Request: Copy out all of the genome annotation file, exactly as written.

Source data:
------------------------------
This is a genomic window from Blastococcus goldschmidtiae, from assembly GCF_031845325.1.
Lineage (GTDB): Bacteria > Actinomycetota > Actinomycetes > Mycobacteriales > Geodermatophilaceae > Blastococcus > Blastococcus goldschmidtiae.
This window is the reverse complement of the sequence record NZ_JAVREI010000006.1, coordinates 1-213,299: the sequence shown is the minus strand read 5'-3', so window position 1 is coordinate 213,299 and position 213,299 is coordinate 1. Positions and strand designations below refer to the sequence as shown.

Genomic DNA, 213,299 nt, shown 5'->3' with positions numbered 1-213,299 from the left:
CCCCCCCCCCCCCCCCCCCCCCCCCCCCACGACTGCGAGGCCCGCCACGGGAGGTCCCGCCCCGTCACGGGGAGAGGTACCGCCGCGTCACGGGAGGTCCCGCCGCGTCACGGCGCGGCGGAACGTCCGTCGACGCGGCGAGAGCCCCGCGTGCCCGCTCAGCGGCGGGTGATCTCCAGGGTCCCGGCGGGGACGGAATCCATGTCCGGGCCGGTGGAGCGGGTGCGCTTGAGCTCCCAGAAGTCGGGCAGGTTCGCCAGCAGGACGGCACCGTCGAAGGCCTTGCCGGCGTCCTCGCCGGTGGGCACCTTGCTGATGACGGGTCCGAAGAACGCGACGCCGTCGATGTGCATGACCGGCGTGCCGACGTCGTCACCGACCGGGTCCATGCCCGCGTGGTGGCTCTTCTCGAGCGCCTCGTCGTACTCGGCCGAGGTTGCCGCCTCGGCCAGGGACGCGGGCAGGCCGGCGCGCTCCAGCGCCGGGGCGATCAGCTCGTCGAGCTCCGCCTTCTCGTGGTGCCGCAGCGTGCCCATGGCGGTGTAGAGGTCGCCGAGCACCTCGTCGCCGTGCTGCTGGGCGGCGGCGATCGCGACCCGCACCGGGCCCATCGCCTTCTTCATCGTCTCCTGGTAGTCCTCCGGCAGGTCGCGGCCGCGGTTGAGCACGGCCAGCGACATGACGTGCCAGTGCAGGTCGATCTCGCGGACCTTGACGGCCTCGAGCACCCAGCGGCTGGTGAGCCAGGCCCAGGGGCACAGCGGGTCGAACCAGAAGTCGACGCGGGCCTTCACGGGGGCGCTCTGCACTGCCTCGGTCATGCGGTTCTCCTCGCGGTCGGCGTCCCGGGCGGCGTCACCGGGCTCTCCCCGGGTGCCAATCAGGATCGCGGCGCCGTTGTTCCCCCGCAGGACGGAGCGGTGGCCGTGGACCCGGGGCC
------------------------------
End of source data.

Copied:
This is a genomic window from Blastococcus goldschmidtiae, from assembly GCF_031845325.1.
Lineage (GTDB): Bacteria > Actinomycetota > Actinomycetes > Mycobacteriales > Geodermatophilaceae > Blastococcus > Blastococcus goldschmidtiae.
This window is the reverse complement of the sequence record NZ_JAVREI010000006.1, coordinates 1-213,299: the sequence shown is the minus strand read 5'-3', so window position 1 is coordinate 213,299 and position 213,299 is coordinate 1. Positions and strand designations below refer to the sequence as shown.

Genomic DNA, 213,299 nt, shown 5'->3' with positions numbered 1-213,299 from the left:
CCCCCCCCCCCCCCCCCCCCCCCCCCCCACGACTGCGAGGCCCGCCACGGGAGGTCCCGCCCCGTCACGGGGAGAGGTACCGCCGCGTCACGGGAGGTCCCGCCGCGTCACGGCGCGGCGGAACGTCCGTCGACGCGGCGAGAGCCCCGCGTGCCCGCTCAGCGGCGGGTGATCTCCAGGGTCCCGGCGGGGACGGAATCCATGTCCGGGCCGGTGGAGCGGGTGCGCTTGAGCTCCCAGAAGTCGGGCAGGTTCGCCAGCAGGACGGCACCGTCGAAGGCCTTGCCGGCGTCCTCGCCGGTGGGCACCTTGCTGATGACGGGTCCGAAGAACGCGACGCCGTCGATGTGCATGACCGGCGTGCCGACGTCGTCACCGACCGGGTCCATGCCCGCGTGGTGGCTCTTCTCGAGCGCCTCGTCGTACTCGGCCGAGGTTGCCGCCTCGGCCAGGGACGCGGGCAGGCCGGCGCGCTCCAGCGCCGGGGCGATCAGCTCGTCGAGCTCCGCCTTCTCGTGGTGCCGCAGCGTGCCCATGGCGGTGTAGAGGTCGCCGAGCACCTCGTCGCCGTGCTGCTGGGCGGCGGCGATCGCGACCCGCACCGGGCCCATCGCCTTCTTCATCGTCTCCTGGTAGTCCTCCGGCAGGTCGCGGCCGCGGTTGAGCACGGCCAGCGACATGACGTGCCAGTGCAGGTCGATCTCGCGGACCTTGACGGCCTCGAGCACCCAGCGGCTGGTGAGCCAGGCCCAGGGGCACAGCGGGTCGAACCAGAAGTCGACGCGGGCCTTCACGGGGGCGCTCTGCACTGCCTCGGTCATGCGGTTCTCCTCGCGGTCGGCGTCCCGGGCGGCGTCACCGGGCTCTCCCCGGGTGCCAATCAGGATCGCGGCGCCGTTGTTCCCCCGCAGGACGGAGCGGTGGCCGTGGACCCGGGGCC